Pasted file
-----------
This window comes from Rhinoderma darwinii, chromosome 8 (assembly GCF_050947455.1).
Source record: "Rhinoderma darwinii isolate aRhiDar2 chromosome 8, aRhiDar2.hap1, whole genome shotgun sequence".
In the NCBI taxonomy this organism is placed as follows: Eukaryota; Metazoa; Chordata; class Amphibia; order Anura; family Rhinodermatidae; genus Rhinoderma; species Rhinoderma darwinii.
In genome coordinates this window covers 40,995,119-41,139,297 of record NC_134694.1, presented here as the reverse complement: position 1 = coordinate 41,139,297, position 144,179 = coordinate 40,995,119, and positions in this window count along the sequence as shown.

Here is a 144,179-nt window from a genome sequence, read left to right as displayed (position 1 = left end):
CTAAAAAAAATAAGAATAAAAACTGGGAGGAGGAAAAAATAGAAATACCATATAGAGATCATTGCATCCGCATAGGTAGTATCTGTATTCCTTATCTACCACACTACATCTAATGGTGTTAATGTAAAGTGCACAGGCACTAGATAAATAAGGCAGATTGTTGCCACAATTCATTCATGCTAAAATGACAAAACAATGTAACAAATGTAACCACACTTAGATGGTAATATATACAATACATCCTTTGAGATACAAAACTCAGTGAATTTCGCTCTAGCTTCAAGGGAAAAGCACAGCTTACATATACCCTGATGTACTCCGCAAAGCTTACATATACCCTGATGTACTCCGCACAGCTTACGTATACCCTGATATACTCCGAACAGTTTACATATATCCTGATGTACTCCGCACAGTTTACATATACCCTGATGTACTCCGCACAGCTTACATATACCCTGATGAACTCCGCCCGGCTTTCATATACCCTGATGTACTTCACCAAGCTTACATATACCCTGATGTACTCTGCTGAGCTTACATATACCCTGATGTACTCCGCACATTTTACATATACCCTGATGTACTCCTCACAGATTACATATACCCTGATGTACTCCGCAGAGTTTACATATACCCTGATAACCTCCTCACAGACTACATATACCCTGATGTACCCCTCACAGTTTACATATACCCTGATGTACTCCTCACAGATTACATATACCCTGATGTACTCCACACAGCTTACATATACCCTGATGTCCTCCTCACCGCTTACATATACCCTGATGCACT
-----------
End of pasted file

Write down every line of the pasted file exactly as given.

This window comes from Rhinoderma darwinii, chromosome 8 (assembly GCF_050947455.1).
Source record: "Rhinoderma darwinii isolate aRhiDar2 chromosome 8, aRhiDar2.hap1, whole genome shotgun sequence".
In the NCBI taxonomy this organism is placed as follows: Eukaryota; Metazoa; Chordata; class Amphibia; order Anura; family Rhinodermatidae; genus Rhinoderma; species Rhinoderma darwinii.
In genome coordinates this window covers 40,995,119-41,139,297 of record NC_134694.1, presented here as the reverse complement: position 1 = coordinate 41,139,297, position 144,179 = coordinate 40,995,119, and positions in this window count along the sequence as shown.

Here is a 144,179-nt window from a genome sequence, read left to right as displayed (position 1 = left end):
CTAAAAAAAATAAGAATAAAAACTGGGAGGAGGAAAAAATAGAAATACCATATAGAGATCATTGCATCCGCATAGGTAGTATCTGTATTCCTTATCTACCACACTACATCTAATGGTGTTAATGTAAAGTGCACAGGCACTAGATAAATAAGGCAGATTGTTGCCACAATTCATTCATGCTAAAATGACAAAACAATGTAACAAATGTAACCACACTTAGATGGTAATATATACAATACATCCTTTGAGATACAAAACTCAGTGAATTTCGCTCTAGCTTCAAGGGAAAAGCACAGCTTACATATACCCTGATGTACTCCGCAAAGCTTACATATACCCTGATGTACTCCGCACAGCTTACGTATACCCTGATATACTCCGAACAGTTTACATATATCCTGATGTACTCCGCACAGTTTACATATACCCTGATGTACTCCGCACAGCTTACATATACCCTGATGAACTCCGCCCGGCTTTCATATACCCTGATGTACTTCACCAAGCTTACATATACCCTGATGTACTCTGCTGAGCTTACATATACCCTGATGTACTCCGCACATTTTACATATACCCTGATGTACTCCTCACAGATTACATATACCCTGATGTACTCCGCAGAGTTTACATATACCCTGATAACCTCCTCACAGACTACATATACCCTGATGTACCCCTCACAGTTTACATATACCCTGATGTACTCCTCACAGATTACATATACCCTGATGTACTCCACACAGCTTACATATACCCTGATGTCCTCCTCACCGCTTACATATACCCTGATGCACT